•: November 19: A fourth suspect is named as Rudy Hermann Guede, 20, from the Ivory Coast. He is thought to have left Perugia for Milan after Ms Kercher died.
• November 20: Guede is arrested in the German city of Mainz. Lumumba is released without charge.
• November 22: Guede admits being in Ms Kercher’s house on the night of the murder but says an Italian man he did not know committed the crime.
• September 9: Guede’s lawyers say he will ask to be prosecuted separately from Knox and Sollecito in a fast-track trial after talk of a possible pact between the former lovers to frame him.
• September 16: All three suspects appear before a judge in the first of a series of pre-trial hearings in Perugia. Judge Paolo Micheli grants Guede’s request for a fast-track trial.
• September 26: Knox and Sollecito come face to face in a closed courtroom for the first time since being detained after the murder.
• October 28: After 11 hours of deliberation, Judge Micheli sentences Guede to 30 years for the murder of Ms Kercher. He also orders Knox and Sollecito to stand trial for murder and sexual violence. Judge Micheli later rules that the pair remain in prison while they await trial.
• January 16: The trial of Knox and Sollecito begins.
• February 6: Sollecito tells the court he is not violent and has nothing to do with the case.
• June 6: Ms Kercher’s parents, John and Arline, give evidence. Mrs Kercher says she will never get over her daughter’s murder.
• June 12: Knox gives evidence in fluent Italian. She says she accused Lumumba “in confusion and under pressure” and that a police officer hit her during interrogation.
• November 21: Prosecutors ask for life sentences for Knox and Sollecito.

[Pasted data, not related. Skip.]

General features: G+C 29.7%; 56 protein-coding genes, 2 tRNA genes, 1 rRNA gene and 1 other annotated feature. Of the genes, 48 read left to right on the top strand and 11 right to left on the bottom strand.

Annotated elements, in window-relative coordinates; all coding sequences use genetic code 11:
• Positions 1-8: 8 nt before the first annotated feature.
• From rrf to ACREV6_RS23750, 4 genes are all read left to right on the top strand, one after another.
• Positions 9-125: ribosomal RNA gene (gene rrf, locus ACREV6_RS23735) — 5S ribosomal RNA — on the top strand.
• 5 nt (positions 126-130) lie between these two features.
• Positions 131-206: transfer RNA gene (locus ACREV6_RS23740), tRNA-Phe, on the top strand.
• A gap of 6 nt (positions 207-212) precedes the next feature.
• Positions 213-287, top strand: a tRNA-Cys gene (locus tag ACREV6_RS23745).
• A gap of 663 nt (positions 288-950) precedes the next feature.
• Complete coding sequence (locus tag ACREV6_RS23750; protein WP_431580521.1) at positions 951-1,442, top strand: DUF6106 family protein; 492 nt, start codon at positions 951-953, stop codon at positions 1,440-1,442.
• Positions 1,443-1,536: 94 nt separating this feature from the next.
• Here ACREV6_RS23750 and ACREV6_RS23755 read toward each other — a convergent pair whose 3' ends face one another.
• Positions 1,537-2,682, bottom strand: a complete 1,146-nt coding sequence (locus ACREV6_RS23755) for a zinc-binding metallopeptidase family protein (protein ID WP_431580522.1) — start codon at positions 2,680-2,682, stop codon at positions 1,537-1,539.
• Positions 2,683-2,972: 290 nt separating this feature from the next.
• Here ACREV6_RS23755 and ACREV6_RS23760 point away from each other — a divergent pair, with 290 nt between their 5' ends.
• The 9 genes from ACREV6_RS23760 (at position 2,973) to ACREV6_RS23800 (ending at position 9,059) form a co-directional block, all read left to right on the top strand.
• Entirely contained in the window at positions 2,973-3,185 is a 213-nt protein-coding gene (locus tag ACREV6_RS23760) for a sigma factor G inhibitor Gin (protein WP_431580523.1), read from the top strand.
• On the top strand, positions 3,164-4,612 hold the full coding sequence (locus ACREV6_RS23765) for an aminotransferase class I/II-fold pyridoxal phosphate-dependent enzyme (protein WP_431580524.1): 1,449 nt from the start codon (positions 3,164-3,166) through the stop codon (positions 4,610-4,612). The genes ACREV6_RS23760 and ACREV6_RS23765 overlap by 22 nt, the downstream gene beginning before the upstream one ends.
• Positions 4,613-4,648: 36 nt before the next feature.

• December 4: Knox and Sollecito found guilty of murder. Knox is sentenced to 26 years and Sollecito to 25. Knox’s family say they will appeal.
• November 24: Knox and Sollecito return to court in Perugia for their appeal.
• December 11: Knox breaks down in tears as she makes an emotional courtroom appeal, saying she was the innocent victim of an “enormous mistake”.
• December 16: Italy’s highest criminal court upholds Guede’s conviction and prison sentence, which was slashed to 16 years in his first appeal.
• June 27: Guede gives evidence for the prosecution in the appeal and confirms the contents of a letter he wrote to his lawyers in 2010, which included a direct accusation against Knox and Sollecito.
• July 25: Experts tell the appeal court that forensic scientists who helped convict Knox made a series of errors. Evidence was tainted by the use of a dirty glove and failure to wear protective caps, they claim.
• September 7: Appeal court rejects prosecution request for new DNA tests.
• October 3: Knox is freed from prison after being acquitted of killing Ms Kercher. Sollecito is also cleared.
• October 4: Ms Kercher’s brother Lyle says her family accept the court’s decision but says questions remain unanswered about what really happened.
• February 16: Publisher HarperCollins announces it has signed a deal for a Knox memoir which was reportedly worth £2.5 million. The book, Waiting To Be Heard, is released in April 2013.
• April 29: Ms Kercher’s father John appeals to Guede to finally ‘’come clean’’ and reveal what really happened the night she was stabbed to death.
• March 26: Italy’s highest criminal court overturns the acquittals of Knox and Sollecito.
• September 30. The third trial of Knox and Sollecito begins in Florence.
• December 17: Knox declares her innocence in an email submitted to the appeal court in Florence by her lawyers before their closing arguments in which she says: ‘’I didn’t kill Meredith.’’
• January 30: The pair are found guilty of the murder of Ms Kercher after judges in Florence overruled their previous acquittals. Knox is sentenced to 28-and-a-half years and Sollecito to 25 years.
• March 25: Italy’s high court hears Knox and Sollecito’s appeal of the Florence conviction.
• March 27: After lengthy legal arguments Italy’s supreme Court of Cassation overturns the conviction and declines to order another trial. This is the final ruling in the case, ending the legal battle waged by Knox and Sollecito.